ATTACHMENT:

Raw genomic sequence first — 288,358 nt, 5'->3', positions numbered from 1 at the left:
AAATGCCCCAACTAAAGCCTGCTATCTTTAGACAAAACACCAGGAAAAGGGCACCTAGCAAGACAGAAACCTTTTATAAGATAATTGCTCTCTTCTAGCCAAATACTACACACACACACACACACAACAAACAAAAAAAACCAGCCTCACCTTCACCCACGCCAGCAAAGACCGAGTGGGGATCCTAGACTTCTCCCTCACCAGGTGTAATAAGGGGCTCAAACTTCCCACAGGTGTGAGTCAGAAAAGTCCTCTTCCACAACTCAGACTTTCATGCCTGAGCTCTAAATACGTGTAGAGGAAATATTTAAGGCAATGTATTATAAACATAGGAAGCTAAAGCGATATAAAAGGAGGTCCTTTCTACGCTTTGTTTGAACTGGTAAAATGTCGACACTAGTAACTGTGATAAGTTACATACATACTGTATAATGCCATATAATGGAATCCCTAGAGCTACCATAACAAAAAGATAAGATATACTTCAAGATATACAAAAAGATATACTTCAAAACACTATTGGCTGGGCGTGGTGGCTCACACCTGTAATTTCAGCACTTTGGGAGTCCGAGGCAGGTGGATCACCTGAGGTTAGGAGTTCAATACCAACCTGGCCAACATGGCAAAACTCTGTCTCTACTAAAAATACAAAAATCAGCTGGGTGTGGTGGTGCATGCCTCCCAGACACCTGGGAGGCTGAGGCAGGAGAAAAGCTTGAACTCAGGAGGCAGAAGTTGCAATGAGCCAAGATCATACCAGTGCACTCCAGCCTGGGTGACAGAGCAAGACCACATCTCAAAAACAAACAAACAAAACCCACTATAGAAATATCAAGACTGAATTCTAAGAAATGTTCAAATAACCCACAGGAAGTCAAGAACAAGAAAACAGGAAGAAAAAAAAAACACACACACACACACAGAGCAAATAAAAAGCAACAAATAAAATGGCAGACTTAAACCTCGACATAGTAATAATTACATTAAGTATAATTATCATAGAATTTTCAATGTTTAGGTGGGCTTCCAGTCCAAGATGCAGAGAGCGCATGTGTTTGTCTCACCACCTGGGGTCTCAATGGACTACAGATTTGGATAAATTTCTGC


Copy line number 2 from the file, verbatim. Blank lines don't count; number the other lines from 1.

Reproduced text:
AAATGCCCCAACTAAAGCCTGCTATCTTTAGACAAAACACCAGGAAAAGGGCACCTAGCAAGACAGAAACCTTTTATAAGATAATTGCTCTCTTCTAGCCAAATACTACACACACACACACACACAACAAACAAAAAAAACCAGCCTCACCTTCACCCACGCCAGCAAAGACCGAGTGGGGATCCTAGACTTCTCCCTCACCAGGTGTAATAAGGGGCTCAAACTTCCCACAGGTGTGAGTCAGAAAAGTCCTCTTCCACAACTCAGACTTTCATGCCTGAGCTCTAAATACGTGTAGAGGAAATATTTAAGGCAATGTATTATAAACATAGGAAGCTAAAGCGATATAAAAGGAGGTCCTTTCTACGCTTTGTTTGAACTGGTAAAATGTCGACACTAGTAACTGTGATAAGTTACATACATACTGTATAATGCCATATAATGGAATCCCTAGAGCTACCATAACAAAAAGATAAGATATACTTCAAGATATACAAAAAGATATACTTCAAAACACTATTGGCTGGGCGTGGTGGCTCACACCTGTAATTTCAGCACTTTGGGAGTCCGAGGCAGGTGGATCACCTGAGGTTAGGAGTTCAATACCAACCTGGCCAACATGGCAAAACTCTGTCTCTACTAAAAATACAAAAATCAGCTGGGTGTGGTGGTGCATGCCTCCCAGACACCTGGGAGGCTGAGGCAGGAGAAAAGCTTGAACTCAGGAGGCAGAAGTTGCAATGAGCCAAGATCATACCAGTGCACTCCAGCCTGGGTGACAGAGCAAGACCACATCTCAAAAACAAACAAACAAAACCCACTATAGAAATATCAAGACTGAATTCTAAGAAATGTTCAAATAACCCACAGGAAGTCAAGAACAAGAAAACAGGAAGAAAAAAAAAACACACACACACACACAGAGCAAATAAAAAGCAACAAATAAAATGGCAGACTTAAACCTCGACATAGTAATAATTACATTAAGTATAATTATCATAGAATTTTCAATGTTTAGGTGGGCTTCCAGTCCAAGATGCAGAGAGCGCATGTGTTTGTCTCACCACCTGGGGTCTCAATGGACTACAGATTTGGATAAATTTCTGC